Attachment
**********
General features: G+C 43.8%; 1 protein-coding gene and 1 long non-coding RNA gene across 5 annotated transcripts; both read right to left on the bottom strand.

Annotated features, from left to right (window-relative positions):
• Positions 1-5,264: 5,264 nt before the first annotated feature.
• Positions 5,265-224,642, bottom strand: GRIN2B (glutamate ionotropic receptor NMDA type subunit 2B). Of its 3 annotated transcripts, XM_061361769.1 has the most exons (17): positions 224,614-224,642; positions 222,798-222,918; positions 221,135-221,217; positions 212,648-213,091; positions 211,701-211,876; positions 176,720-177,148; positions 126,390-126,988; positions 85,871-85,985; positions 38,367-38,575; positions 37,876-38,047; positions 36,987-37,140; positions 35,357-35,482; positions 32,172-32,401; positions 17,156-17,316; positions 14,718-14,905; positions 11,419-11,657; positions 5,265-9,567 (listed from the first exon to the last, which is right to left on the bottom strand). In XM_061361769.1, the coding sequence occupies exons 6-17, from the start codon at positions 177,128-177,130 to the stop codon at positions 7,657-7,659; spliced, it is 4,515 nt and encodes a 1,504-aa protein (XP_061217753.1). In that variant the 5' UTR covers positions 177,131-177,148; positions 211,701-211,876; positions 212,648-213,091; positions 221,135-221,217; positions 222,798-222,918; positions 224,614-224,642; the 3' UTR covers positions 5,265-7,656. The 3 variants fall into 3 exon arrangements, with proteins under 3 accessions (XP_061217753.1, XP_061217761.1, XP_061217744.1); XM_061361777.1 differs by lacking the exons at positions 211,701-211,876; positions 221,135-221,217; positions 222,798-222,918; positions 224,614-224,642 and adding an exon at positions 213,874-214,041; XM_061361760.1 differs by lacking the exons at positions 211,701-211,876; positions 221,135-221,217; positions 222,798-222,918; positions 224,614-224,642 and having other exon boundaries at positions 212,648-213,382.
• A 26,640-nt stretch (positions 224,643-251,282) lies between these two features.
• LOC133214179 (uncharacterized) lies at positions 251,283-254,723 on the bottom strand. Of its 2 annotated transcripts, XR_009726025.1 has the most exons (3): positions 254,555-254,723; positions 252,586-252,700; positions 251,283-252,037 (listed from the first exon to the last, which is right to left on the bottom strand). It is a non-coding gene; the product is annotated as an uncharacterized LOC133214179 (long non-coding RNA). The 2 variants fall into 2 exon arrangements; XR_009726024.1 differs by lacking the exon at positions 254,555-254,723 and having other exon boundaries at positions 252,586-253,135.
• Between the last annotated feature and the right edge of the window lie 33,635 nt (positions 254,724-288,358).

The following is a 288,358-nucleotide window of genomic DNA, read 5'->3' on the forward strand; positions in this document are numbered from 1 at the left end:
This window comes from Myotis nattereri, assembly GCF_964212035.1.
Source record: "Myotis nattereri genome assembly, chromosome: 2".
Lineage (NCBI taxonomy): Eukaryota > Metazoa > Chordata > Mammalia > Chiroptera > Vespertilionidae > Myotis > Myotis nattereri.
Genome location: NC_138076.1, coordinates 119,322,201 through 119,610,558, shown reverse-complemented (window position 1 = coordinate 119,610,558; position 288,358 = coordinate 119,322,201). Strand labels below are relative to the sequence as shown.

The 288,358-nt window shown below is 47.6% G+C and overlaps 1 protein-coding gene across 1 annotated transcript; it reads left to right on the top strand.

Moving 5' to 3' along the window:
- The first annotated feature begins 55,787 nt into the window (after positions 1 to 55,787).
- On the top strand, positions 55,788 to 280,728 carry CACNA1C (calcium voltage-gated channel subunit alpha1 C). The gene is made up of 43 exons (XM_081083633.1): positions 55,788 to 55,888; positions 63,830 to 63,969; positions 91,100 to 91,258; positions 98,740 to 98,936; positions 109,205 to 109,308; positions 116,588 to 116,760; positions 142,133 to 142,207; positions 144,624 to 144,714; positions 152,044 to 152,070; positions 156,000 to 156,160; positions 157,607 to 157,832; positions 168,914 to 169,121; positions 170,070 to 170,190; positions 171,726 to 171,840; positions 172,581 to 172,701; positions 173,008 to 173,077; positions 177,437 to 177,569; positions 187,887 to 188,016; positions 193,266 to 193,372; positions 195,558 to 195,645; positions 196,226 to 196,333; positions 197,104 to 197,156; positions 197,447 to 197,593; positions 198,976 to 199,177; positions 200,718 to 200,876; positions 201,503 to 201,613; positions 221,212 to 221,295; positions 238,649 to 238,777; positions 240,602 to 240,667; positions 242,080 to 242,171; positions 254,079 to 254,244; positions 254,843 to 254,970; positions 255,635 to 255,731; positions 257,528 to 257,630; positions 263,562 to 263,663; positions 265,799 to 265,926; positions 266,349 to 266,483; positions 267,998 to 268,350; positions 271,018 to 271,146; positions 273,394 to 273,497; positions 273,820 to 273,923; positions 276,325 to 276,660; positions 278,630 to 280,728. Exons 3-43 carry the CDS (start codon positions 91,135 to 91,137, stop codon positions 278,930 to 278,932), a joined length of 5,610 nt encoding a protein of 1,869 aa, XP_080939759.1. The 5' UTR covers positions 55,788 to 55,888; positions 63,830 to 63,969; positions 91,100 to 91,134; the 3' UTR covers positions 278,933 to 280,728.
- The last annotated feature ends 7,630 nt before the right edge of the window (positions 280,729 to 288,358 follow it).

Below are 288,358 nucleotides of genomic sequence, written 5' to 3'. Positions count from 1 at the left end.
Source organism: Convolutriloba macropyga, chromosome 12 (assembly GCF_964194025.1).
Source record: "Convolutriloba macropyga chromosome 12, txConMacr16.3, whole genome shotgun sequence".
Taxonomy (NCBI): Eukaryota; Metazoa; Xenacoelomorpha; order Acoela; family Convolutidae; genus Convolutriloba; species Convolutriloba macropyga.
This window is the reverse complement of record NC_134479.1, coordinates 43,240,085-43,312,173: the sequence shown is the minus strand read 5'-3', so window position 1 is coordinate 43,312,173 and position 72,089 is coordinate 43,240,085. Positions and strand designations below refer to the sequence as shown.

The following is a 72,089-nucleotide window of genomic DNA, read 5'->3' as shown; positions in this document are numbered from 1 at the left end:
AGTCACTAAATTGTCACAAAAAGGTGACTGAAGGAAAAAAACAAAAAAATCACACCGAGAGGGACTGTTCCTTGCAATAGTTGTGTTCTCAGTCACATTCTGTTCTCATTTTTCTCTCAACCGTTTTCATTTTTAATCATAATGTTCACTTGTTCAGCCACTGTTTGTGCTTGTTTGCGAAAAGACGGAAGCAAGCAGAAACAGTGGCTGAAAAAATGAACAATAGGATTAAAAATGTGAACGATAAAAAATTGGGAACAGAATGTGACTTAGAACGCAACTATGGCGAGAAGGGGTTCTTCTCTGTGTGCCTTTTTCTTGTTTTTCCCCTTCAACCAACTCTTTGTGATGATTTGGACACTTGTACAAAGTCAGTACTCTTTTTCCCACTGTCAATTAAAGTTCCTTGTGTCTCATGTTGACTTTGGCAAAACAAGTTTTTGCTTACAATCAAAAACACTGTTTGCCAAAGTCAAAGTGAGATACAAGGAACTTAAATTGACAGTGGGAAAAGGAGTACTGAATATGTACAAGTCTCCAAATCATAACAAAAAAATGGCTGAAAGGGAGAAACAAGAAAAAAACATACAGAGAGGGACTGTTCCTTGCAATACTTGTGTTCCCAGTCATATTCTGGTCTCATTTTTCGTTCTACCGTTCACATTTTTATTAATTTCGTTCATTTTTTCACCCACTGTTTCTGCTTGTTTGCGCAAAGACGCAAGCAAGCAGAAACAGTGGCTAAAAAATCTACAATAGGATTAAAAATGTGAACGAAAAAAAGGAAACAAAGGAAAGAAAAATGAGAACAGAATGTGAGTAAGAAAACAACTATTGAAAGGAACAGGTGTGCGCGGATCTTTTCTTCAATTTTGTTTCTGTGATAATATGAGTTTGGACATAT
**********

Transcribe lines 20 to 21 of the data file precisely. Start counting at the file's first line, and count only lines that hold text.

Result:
Source record: "Convolutriloba macropyga chromosome 12, txConMacr16.3, whole genome shotgun sequence".
Taxonomy (NCBI): Eukaryota; Metazoa; Xenacoelomorpha; order Acoela; family Convolutidae; genus Convolutriloba; species Convolutriloba macropyga.